Jerry Gordon: Inflation?

Nidra Poller: Yes, cost of living. And Islamic jihad in all its ramifications. Populists click into things that are really problematic that nobody can solve.  Their line is: you’ve elected one government after another and none of them has solved these problems. I will do it. In fact, they have no experience to be judged by. You remember, “We’re going to build that wall and Mexico will pay for it.” What they offer is pie in the sky. I’m proud and relieved that French voters did not fall for it.  If Putin’s Russia hadn’t invaded Ukraine, the dangers that we’re facing would have remained theoretical.  Russia has been getting a pass for the last 20 years. But the danger has now materialized, and it’s obvious that you have to have good leadership and responsible citizens. We’re not playing social media. This is a question of life and death.

Jerry Gordon: Nidra, did the French-Jewish organization endorse Macron.

Nidra Poller: No. That’s not what happened.

Jerry Gordon: None?

Nidra Poller: No. This has been highly controversial. The heads of several organizations issued a warning: “Don’t vote for the extremists, Zemmour, Le Pen or Mélenchon.” To many Jewish people, people I respect, this was the unacceptable mixing of religion with politics. French Jews vote as French citizens. They shouldn’t be told how to vote.

Jerry Gordon: Okay.

Nidra Poller: But I see that warning as similar to what I wrote in the Tribune Juive article you referred to. I find it appropriate for Jewish leaders to speak out and inform Jews of the dangers of populism. And don’t forget, Marine Le Pen seriously intended, if elected, to prohibit kosher slaughter.

Jerry Gordon: Right.

Nidra Poller: I have to leave you now, because I’m going to listen to Emmanuel Macron’s speech at the Champ de Mars.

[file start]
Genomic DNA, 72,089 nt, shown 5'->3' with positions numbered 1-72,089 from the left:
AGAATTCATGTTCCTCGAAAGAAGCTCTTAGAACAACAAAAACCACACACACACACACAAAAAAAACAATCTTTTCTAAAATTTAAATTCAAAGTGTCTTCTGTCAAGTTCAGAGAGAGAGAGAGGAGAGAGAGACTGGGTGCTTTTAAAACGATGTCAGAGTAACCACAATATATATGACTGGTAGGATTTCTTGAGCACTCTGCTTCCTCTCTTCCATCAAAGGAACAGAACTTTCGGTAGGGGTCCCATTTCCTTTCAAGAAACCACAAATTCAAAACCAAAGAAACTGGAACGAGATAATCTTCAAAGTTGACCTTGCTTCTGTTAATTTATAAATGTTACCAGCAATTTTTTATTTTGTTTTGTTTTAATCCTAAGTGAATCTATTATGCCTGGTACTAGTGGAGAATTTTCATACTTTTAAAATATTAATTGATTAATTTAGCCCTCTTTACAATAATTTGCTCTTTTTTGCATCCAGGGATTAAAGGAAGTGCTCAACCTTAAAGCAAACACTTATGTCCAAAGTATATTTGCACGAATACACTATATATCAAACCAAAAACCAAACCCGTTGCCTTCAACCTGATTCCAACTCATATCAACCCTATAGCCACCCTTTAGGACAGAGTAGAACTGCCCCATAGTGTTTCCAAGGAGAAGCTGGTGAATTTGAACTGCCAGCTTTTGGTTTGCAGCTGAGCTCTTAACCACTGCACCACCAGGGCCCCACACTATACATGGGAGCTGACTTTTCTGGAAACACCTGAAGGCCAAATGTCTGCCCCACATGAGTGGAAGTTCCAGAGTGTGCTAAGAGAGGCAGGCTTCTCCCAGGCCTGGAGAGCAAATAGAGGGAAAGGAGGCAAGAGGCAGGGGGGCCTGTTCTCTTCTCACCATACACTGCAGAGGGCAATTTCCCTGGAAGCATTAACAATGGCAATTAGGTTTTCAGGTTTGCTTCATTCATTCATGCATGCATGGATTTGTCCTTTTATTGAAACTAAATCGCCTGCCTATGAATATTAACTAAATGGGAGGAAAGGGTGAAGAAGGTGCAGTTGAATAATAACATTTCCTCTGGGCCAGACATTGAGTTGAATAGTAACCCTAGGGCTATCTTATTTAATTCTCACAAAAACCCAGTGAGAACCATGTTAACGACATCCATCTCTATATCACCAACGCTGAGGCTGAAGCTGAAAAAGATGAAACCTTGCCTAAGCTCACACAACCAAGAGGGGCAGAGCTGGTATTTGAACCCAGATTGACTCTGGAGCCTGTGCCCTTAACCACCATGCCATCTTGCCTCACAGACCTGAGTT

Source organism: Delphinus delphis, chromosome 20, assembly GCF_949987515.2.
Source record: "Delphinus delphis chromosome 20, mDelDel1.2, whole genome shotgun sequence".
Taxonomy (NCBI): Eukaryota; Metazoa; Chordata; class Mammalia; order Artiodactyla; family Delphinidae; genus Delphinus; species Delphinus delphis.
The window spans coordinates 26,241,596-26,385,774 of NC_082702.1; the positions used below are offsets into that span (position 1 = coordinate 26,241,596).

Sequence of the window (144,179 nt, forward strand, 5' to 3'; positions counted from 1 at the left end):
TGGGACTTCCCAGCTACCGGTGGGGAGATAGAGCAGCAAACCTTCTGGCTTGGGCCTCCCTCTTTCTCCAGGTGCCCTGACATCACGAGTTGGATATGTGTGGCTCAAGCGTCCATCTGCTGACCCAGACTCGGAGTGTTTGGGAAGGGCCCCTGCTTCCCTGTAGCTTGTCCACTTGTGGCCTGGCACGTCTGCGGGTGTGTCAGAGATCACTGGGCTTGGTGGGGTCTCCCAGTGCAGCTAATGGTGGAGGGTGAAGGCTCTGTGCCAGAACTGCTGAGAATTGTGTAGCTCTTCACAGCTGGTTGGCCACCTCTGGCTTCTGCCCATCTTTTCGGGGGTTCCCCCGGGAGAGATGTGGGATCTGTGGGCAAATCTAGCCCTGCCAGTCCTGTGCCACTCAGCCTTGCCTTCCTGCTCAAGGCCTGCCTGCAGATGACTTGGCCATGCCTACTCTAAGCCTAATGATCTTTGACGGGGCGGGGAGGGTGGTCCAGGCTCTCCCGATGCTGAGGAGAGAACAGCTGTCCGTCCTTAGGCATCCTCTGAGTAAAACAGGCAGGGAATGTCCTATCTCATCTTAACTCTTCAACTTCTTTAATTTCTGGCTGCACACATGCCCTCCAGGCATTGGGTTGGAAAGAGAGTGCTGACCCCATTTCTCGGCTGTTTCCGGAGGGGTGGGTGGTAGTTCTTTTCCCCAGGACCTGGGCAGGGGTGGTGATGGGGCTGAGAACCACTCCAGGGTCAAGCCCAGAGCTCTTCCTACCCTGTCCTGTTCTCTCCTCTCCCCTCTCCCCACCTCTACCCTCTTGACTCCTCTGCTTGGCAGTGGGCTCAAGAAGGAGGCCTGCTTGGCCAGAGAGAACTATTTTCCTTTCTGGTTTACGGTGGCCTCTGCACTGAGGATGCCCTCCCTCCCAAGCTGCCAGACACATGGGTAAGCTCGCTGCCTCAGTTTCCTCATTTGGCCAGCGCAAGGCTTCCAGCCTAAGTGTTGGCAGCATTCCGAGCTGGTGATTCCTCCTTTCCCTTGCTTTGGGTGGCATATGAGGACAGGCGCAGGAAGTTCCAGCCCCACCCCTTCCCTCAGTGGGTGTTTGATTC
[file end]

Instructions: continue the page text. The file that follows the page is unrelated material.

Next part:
Jerry Gordon: And I want to thank you for your observations on what appeared to be a resounding victory for President Macron.

Nidra Poller: Well, Marine Le Pen thinks it was a resounding victory for herself, but it was a resounding victory for democracy. And, as I said in that article you mentioned, now everything remains to be done.

Jerry Gordon: So, if I had to have a lead for this discussion, is it Macron’s victory against populism?

Nidra Poller: I think it’s the French voters’ victory against populism. Now, Macron has to make good on that.  He’s very intelligent, he knows it’s not a resounding victory for him. It’s a victory against the danger of electing an incompetent, dishonest person as President of France in one of the most dangerous periods of modern times. People on the right are going to be angry when he does things to please the voters on the left and vice versa. But that’s what he has to do, to govern. So, we’ll follow it from there.

Jerry Gordon: Nidra, following the Macron victory, the French Jewish community organization, CRIF, applauded the result, but expressed concerns over the minority populist vote. What does that tell us about divisions in France being a threat to democracy?

Nidra Poller: We’re dealing with a crisis in democracy. There is a division between those who are defending democracy and several varieties of populism.  The populist candidates were disgracefully bad losers. Now there is the concern that they will mobilize their voters and the abstentionists and try to undermine the government.

Jerry Gordon: The US and France are supporting and arming Ukraine to combat Russia’s attacks in the critical Donbas region of Eastern Ukraine. That was exemplified by the weekend meeting of both Secretary of State Blinken, and Secretary of Defense Austin, with Zelenskyy in Kiev. What message did that visit send to French populists in France, European EU members, and to us in the United States?

Nidra Poller: Political jockeying for the legislative elections is in the forefront at the moment.

As I mentioned, the bad losers will try by every means to put obstacles in front of the Macron government. They are determined to have enough deputies to block his program. On the question of arming Ukraine, though I can’t follow every single angle or source, I would say that there is strong support across the political landscape. Little cracks appear: some bristling on the leading role of the Americans and the British. Are they getting too much attention, going too fast, endangering continental Europe? It’s a slight crack, not a big division. What remains is a united front against the invading Russians.